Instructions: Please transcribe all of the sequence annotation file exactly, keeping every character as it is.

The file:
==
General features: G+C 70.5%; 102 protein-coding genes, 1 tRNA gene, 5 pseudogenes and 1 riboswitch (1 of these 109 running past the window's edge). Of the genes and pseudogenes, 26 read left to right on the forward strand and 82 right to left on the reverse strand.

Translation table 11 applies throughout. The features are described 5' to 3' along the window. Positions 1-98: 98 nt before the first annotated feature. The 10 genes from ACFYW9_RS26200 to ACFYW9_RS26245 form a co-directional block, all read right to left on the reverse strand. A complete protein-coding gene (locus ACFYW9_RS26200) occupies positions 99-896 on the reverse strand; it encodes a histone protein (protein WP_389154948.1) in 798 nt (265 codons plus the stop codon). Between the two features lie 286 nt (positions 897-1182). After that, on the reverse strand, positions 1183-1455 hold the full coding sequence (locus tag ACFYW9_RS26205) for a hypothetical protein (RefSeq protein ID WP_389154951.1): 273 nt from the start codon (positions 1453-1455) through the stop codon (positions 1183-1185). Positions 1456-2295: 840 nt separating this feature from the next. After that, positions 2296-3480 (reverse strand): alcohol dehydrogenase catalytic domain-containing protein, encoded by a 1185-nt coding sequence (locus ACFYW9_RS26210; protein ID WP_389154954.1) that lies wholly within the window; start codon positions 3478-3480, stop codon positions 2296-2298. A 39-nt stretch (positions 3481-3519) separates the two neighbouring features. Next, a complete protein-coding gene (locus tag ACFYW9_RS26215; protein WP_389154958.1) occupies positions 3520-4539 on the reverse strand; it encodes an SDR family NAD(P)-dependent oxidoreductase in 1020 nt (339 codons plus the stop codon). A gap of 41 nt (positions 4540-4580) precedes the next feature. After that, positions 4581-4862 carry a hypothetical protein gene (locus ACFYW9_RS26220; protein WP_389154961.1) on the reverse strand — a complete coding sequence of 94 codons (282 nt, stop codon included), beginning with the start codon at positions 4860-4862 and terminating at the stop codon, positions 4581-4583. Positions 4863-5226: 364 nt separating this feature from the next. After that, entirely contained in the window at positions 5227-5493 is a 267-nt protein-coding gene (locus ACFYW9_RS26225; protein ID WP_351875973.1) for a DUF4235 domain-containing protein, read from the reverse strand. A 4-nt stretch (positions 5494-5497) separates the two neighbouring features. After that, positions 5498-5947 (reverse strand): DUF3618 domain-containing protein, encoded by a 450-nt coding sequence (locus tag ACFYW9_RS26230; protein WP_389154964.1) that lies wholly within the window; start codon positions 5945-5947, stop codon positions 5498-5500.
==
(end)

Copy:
General features: G+C 70.5%; 102 protein-coding genes, 1 tRNA gene, 5 pseudogenes and 1 riboswitch (1 of these 109 running past the window's edge). Of the genes and pseudogenes, 26 read left to right on the forward strand and 82 right to left on the reverse strand.

Translation table 11 applies throughout. The features are described 5' to 3' along the window. Positions 1-98: 98 nt before the first annotated feature. The 10 genes from ACFYW9_RS26200 to ACFYW9_RS26245 form a co-directional block, all read right to left on the reverse strand. A complete protein-coding gene (locus ACFYW9_RS26200) occupies positions 99-896 on the reverse strand; it encodes a histone protein (protein WP_389154948.1) in 798 nt (265 codons plus the stop codon). Between the two features lie 286 nt (positions 897-1182). After that, on the reverse strand, positions 1183-1455 hold the full coding sequence (locus tag ACFYW9_RS26205) for a hypothetical protein (RefSeq protein ID WP_389154951.1): 273 nt from the start codon (positions 1453-1455) through the stop codon (positions 1183-1185). Positions 1456-2295: 840 nt separating this feature from the next. After that, positions 2296-3480 (reverse strand): alcohol dehydrogenase catalytic domain-containing protein, encoded by a 1185-nt coding sequence (locus ACFYW9_RS26210; protein ID WP_389154954.1) that lies wholly within the window; start codon positions 3478-3480, stop codon positions 2296-2298. A 39-nt stretch (positions 3481-3519) separates the two neighbouring features. Next, a complete protein-coding gene (locus tag ACFYW9_RS26215; protein WP_389154958.1) occupies positions 3520-4539 on the reverse strand; it encodes an SDR family NAD(P)-dependent oxidoreductase in 1020 nt (339 codons plus the stop codon). A gap of 41 nt (positions 4540-4580) precedes the next feature. After that, positions 4581-4862 carry a hypothetical protein gene (locus ACFYW9_RS26220; protein WP_389154961.1) on the reverse strand — a complete coding sequence of 94 codons (282 nt, stop codon included), beginning with the start codon at positions 4860-4862 and terminating at the stop codon, positions 4581-4583. Positions 4863-5226: 364 nt separating this feature from the next. After that, entirely contained in the window at positions 5227-5493 is a 267-nt protein-coding gene (locus ACFYW9_RS26225; protein ID WP_351875973.1) for a DUF4235 domain-containing protein, read from the reverse strand. A 4-nt stretch (positions 5494-5497) separates the two neighbouring features. After that, positions 5498-5947 (reverse strand): DUF3618 domain-containing protein, encoded by a 450-nt coding sequence (locus tag ACFYW9_RS26230; protein WP_389154964.1) that lies wholly within the window; start codon positions 5945-5947, stop codon positions 5498-5500.